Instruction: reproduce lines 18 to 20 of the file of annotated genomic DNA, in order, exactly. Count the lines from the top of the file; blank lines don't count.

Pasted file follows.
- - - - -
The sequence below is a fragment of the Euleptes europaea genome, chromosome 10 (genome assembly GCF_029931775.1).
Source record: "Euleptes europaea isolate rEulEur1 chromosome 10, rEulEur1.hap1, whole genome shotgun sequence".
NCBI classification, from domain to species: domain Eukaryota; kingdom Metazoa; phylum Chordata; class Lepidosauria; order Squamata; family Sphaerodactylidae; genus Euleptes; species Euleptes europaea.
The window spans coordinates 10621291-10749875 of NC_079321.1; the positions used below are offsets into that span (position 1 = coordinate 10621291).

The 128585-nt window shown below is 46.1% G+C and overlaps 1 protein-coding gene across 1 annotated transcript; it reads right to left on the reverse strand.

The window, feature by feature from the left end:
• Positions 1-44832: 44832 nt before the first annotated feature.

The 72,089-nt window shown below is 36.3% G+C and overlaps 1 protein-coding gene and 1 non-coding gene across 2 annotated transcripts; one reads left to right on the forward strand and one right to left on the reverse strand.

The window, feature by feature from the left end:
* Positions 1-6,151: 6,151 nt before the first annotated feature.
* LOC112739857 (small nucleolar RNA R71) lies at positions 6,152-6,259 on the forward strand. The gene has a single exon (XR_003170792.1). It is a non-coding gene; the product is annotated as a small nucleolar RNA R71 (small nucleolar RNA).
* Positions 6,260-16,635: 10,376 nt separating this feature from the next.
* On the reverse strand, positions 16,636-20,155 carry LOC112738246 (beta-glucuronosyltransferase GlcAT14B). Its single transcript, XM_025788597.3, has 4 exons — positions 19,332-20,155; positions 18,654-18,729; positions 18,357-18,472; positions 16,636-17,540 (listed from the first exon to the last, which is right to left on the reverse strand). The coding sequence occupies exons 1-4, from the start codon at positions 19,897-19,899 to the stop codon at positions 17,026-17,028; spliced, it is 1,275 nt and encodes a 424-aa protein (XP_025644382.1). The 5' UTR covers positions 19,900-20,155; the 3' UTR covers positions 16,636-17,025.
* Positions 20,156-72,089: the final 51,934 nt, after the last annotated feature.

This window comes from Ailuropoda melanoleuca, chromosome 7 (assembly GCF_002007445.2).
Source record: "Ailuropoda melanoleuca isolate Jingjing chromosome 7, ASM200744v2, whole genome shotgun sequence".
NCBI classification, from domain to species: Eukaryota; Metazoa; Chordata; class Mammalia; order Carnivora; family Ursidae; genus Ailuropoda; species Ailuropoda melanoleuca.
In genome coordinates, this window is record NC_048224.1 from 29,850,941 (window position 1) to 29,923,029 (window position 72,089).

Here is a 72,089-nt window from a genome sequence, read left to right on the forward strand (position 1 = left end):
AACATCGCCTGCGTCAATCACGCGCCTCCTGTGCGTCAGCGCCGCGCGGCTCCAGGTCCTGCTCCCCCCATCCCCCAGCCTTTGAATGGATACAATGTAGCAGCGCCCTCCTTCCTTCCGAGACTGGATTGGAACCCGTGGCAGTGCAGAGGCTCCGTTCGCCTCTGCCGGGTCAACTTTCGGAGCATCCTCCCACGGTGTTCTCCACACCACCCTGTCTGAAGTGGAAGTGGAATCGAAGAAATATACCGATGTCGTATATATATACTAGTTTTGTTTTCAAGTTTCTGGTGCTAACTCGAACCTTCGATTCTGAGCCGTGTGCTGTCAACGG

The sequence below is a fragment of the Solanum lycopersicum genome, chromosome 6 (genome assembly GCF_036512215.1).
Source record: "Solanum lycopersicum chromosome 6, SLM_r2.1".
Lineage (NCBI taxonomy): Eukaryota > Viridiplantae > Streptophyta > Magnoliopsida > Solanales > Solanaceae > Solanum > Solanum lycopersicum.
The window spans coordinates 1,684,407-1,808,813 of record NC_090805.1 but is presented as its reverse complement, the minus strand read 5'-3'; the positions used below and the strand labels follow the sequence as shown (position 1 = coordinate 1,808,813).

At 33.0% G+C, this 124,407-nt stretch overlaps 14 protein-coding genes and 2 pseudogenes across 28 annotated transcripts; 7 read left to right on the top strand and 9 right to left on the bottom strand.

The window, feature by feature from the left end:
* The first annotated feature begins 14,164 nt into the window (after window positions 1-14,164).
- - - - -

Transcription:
In genome coordinates, this window is record NC_048224.1 from 29,850,941 (window position 1) to 29,923,029 (window position 72,089).

Here is a 72,089-nt window from a genome sequence, read left to right on the forward strand (position 1 = left end):
AACATCGCCTGCGTCAATCACGCGCCTCCTGTGCGTCAGCGCCGCGCGGCTCCAGGTCCTGCTCCCCCCATCCCCCAGCCTTTGAATGGATACAATGTAGCAGCGCCCTCCTTCCTTCCGAGACTGGATTGGAACCCGTGGCAGTGCAGAGGCTCCGTTCGCCTCTGCCGGGTCAACTTTCGGAGCATCCTCCCACGGTGTTCTCCACACCACCCTGTCTGAAGTGGAAGTGGAATCGAAGAAATATACCGATGTCGTATATATATACTAGTTTTGTTTTCAAGTTTCTGGTGCTAACTCGAACCTTCGATTCTGAGCCGTGTGCTGTCAACGG